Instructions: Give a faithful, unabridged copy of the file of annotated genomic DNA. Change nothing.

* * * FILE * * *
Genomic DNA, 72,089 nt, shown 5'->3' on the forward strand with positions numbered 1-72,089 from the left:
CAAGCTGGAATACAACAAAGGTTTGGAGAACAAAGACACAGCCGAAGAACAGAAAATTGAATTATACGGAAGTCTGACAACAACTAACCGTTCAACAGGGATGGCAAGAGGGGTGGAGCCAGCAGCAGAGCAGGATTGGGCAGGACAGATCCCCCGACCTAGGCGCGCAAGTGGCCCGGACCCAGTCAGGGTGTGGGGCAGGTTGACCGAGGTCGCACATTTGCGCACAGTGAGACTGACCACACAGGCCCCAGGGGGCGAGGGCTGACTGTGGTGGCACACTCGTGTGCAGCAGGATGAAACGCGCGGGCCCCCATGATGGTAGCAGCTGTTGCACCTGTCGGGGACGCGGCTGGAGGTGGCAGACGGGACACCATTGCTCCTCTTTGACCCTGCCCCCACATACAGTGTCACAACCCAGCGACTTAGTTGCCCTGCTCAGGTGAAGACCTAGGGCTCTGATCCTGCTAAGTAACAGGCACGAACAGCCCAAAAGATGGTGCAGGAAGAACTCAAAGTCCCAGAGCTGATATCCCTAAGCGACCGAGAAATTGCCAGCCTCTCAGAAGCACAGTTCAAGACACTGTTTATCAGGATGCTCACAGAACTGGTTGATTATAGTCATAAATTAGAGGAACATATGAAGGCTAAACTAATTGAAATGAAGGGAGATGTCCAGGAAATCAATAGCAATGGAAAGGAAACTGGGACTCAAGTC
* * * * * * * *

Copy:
Genomic DNA, 72,089 nt, shown 5'->3' on the forward strand with positions numbered 1-72,089 from the left:
CAAGCTGGAATACAACAAAGGTTTGGAGAACAAAGACACAGCCGAAGAACAGAAAATTGAATTATACGGAAGTCTGACAACAACTAACCGTTCAACAGGGATGGCAAGAGGGGTGGAGCCAGCAGCAGAGCAGGATTGGGCAGGACAGATCCCCCGACCTAGGCGCGCAAGTGGCCCGGACCCAGTCAGGGTGTGGGGCAGGTTGACCGAGGTCGCACATTTGCGCACAGTGAGACTGACCACACAGGCCCCAGGGGGCGAGGGCTGACTGTGGTGGCACACTCGTGTGCAGCAGGATGAAACGCGCGGGCCCCCATGATGGTAGCAGCTGTTGCACCTGTCGGGGACGCGGCTGGAGGTGGCAGACGGGACACCATTGCTCCTCTTTGACCCTGCCCCCACATACAGTGTCACAACCCAGCGACTTAGTTGCCCTGCTCAGGTGAAGACCTAGGGCTCTGATCCTGCTAAGTAACAGGCACGAACAGCCCAAAAGATGGTGCAGGAAGAACTCAAAGTCCCAGAGCTGATATCCCTAAGCGACCGAGAAATTGCCAGCCTCTCAGAAGCACAGTTCAAGACACTGTTTATCAGGATGCTCACAGAACTGGTTGATTATAGTCATAAATTAGAGGAACATATGAAGGCTAAACTAATTGAAATGAAGGGAGATGTCCAGGAAATCAATAGCAATGGAAAGGAAACTGGGACTCAAGTC